Gretchen Holcombe from Boxy Colonial On The Road is back on The RV Atlas podcast this week and she is our guest blogger here as well! Check out her recent post and interview on the podcast to hear about her stop in Burlington, Vermont. And to hear about her awesome stop at Four Mile Creek State Park and Niagara Falls click on the media player above, or read here guest post below!
Guest Post by Gretchen Holcombe
**All photos by Gretchen Holcombe
Niagara Falls is one of the world’s most spectacular sights…and it’s also one of its most crowded. Niagara Falls State Park welcomes more than 8 million visitors a year, and on a busy summer day it can feel like they’re all there at the same time. My husband and I had seen the falls before, but we were excited to make our first trip there with our kids this summer and more than willing to brave the crowds and to shell out money for quintessential tourist experiences like the Maid of the Mist boat ride.
Four Mile Creek State Park
But we were also eager to get a break from the nonstop action in the evenings, and we found the under appreciated Four Mile Creek State Park, just 20 minutes down the road from Niagara Falls, to be an excellent retreat.
Four Mile Creek offers up 250 spacious tent and RV sites on the shores of Lake Ontario, about half primitive sites and half with electric hookups (potable water and dump stations are available). In addition to the big sites and quiet setting, we appreciated the bargain pricing: sites are just $24/night for electric, and $18 for dry camping. There are a lot of excellent sites to choose from here, but the ones in the 200 loop that overlook Lake Ontario are the pick of the campground, with enormous “backyards” and great views; look for the even numbered sites between 222 and 240. If you don’t have an RV with you, the park is popular with tent campers and also has six yurts available for rent.
Niagara Falls State Park
It’s an easy drive from Four Mile Creek to Niagara Falls State Park, and we spent lots of time there checking out the falls from all different vantage points. We parked on Goat Island (we were able to save the $10 fee by showing our pass from Four Mile Creek) and walked all around the area; there are several great places to admire the view, including Terrapin Point and Luna Island. You can walk or take the trolley from Goat Island over to the visitor center and to all the shopping and restaurants in town. The Maid of the Mist leaves from this area and takes you on a very wet trip out to the bottom of the falls; it’s a splurge at around $25 per person for a 20 minute boat ride, but it’s worth it for a view and experience you can’t get any other way.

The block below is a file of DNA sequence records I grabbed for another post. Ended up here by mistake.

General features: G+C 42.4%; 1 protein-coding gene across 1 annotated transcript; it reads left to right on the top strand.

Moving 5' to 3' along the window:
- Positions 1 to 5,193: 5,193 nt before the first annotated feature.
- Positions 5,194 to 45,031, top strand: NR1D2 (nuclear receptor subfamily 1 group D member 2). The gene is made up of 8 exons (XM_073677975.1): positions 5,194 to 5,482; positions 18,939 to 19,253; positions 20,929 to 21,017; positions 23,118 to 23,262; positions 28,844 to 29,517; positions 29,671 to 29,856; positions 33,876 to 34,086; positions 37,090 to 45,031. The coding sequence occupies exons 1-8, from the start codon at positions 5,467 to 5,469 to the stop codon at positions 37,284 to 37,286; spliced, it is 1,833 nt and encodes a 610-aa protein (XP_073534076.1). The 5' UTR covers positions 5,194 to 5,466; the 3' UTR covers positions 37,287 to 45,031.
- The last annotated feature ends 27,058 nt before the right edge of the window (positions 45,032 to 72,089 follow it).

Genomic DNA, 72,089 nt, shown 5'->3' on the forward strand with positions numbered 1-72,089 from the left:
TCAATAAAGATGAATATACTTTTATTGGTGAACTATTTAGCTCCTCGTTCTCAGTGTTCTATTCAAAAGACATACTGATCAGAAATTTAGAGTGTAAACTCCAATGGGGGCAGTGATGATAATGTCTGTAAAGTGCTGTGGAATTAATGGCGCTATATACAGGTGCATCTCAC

Some of our Niagara Falls plans were derailed both by the fact that the Canadian border was still closed to Americans thanks to COVID and by the very wet weather we had while we were in the area. But the silver lining was that this led us to find some great off-the-beaten-path destinations that we likely wouldn’t have seen otherwise.
We spent one rainy morning at Niagara Power Vista’s visitor center, an excellent museum all about the history of and science behind using the falls to produce power. There are lots of hands on activities, a movie, and one particularly charming exhibit where Nikola Tesla and Thomas Edison debate the merits of AC vs. DC power.
The Niagara Falls Underground Railroad Heritage Center is another excellent rainy day (or any day) stop. Niagara Falls’ proximity to Canada made it a natural Underground Railroad hub, and this small museum tells the stories of some of the enslaved people who passed through here on their way to freedom in engaging and creative ways.
Our family never passes up a good fort, so we made a trip to Old Fort Niagara to dive deeper into the history of the Niagara Falls area. Old Fort Niagara is less than a ten minute drive from Four Mile Creek State Park, so it’s a must-see if you’re staying there. Its history goes back over 300 years and includes roles in assorted colonial wars, the Revolutionary War, and the War of 1812. Watch the film in the visitor center, and then take the brief guided tour out to the fort for an overview of the history before setting off to explore the original buildings on your own.
We opted to skip the usual tourist fare available in downtown Niagara Falls in favor of couple of restaurants in the nearby town of Lewiston. We ate one night at The Silo, a fun spot right on the water. The menu includes sandwiches and burgers and local specialties like beef on weck. After dinner you can order ice cream at the historic caboose right next to the restaurant. Another night we stopped in the cute downtown area and enjoyed the highly creative burger menu (“Hot Tempered Elvis” with caramelized bananas and jalapeños, anyone?) and great selection of local beers at Cask + Cow.
Huge thanks to Gretchen for sharing both of these reviews from her epic 27 day RV trip!
See You at the Campground!